I am broadly interested in the principles and practice of programming languages, and applications of logic in computer science. I am an expert in formal, mechanized methods for reasoning about programs, including abstract interpretation, model checking, and deductive verification. More recently, I have developed an interest in the design of languages and systems for parallel and multicore programming. My current research projects are listed below.
[Wordle Word cloud generated from recent talks and abstracts.]
Cauchy: towards an analytical calculus of computation
The Cauchy project aims to build an "analytical calculus of computation": a system of mechanized reasoning that can verify whether a program satisfies "analytic" properties like continuity and smoothness, and compute derivatives, discontinuities, limits, and other analytic attributes of programs. The practical motivation of the project is to develop a new class of program analyses for an era where computing is intertwined with sensor-derived perceptions of the physical world, and correctness is a continuum rather than a boolean fact. The desktop application of yesterday that runs on the cyber-physical system of today is still written in a standard language allowing branches, loops, queues, and arrays, and must still satisfy traditional safety and liveness properties. However, as it now processes real-valued, real-time satellite and sensor data, it must also offer a new set of analytic guarantees. For example, we may now require that the program be "robust" to small amounts of uncertainty in its inputs—i.e., that small perturbations to an input state only lead to small changes to the output state. A way to formalize this statement would be to define a metric space over the states of the program, and ask that the program encode a continuous function over this space. Alternately, we may consider the derivative of the program as a measure of its robustness, insisting that a program with a smaller derivative is more robust. To tune program parameters, we may want to use classical root-finding techniques, which may only work on an analytic approximation of the program. To argue that a program converges, we may want to compute limits on its outputs as time elapses to infinity. Common to the above scenarios is the need for some form of analytic reasoning about programs.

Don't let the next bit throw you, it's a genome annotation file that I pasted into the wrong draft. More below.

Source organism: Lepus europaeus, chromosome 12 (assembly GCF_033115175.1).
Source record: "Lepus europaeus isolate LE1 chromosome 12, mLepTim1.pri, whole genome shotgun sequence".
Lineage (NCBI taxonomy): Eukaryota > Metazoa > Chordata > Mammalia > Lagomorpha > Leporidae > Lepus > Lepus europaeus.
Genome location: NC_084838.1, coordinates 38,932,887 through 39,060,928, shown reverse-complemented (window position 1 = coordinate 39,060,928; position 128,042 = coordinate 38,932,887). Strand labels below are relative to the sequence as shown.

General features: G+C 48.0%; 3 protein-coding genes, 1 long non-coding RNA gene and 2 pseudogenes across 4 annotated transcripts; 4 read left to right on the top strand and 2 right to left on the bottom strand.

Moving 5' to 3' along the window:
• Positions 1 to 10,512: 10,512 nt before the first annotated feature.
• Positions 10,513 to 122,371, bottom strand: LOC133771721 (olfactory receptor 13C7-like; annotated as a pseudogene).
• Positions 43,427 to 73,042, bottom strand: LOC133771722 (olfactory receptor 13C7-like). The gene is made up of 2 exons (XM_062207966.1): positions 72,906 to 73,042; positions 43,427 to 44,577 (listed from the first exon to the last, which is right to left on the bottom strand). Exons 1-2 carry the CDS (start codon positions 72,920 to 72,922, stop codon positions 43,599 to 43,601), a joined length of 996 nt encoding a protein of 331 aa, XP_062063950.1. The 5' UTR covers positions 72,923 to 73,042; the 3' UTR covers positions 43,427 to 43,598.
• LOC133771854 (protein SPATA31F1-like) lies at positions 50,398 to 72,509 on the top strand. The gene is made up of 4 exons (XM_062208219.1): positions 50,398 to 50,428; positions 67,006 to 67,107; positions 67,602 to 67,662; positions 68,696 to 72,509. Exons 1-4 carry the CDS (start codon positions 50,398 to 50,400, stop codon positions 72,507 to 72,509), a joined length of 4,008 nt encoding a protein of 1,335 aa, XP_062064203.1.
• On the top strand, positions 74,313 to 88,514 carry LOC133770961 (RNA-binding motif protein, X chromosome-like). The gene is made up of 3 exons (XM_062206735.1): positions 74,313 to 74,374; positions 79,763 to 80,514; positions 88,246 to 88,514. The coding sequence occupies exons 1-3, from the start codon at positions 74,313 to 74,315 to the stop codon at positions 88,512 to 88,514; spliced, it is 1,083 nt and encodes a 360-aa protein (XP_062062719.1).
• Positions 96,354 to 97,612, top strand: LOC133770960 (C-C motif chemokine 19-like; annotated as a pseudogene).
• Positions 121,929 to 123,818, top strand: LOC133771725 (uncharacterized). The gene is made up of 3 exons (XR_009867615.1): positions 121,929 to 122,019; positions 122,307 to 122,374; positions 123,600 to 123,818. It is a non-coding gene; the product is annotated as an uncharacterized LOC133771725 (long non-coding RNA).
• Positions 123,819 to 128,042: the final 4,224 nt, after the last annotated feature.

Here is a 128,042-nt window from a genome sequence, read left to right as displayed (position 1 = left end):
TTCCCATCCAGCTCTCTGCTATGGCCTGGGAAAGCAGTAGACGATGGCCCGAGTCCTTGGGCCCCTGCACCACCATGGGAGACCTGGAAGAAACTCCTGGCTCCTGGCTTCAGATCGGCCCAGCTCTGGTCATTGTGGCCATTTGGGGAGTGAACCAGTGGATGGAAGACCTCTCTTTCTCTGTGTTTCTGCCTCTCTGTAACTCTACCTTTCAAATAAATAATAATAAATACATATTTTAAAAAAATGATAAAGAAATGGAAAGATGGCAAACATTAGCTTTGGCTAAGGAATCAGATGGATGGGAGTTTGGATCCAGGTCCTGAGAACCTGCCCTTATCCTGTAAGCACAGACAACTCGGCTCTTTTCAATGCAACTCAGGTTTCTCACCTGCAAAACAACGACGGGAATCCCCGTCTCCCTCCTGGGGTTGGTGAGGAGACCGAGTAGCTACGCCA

The scope of Cauchy includes the theoretical foundations of such reasoning, ways to automate it using state-of-the-art constraint-solvers and numerical optimizers, and its applications in program verification, synthesis, optimization, and approximation. In the recently-published first paper out of this project, we have given a method to automatically verify that a program represents a continuous function. In a subsequent paper, we give a method to compute smooth approximations of programs and apply it to program synthesis. From evidence so far, Cauchy opens a new playground for research on reasoning about programs. It also raises the possibility of a fruitful union of program semantics and verification with control theory, numerical analysis, machine learning, and computer algebra.
Chorus: dynamic isolation in shared-memory parallelism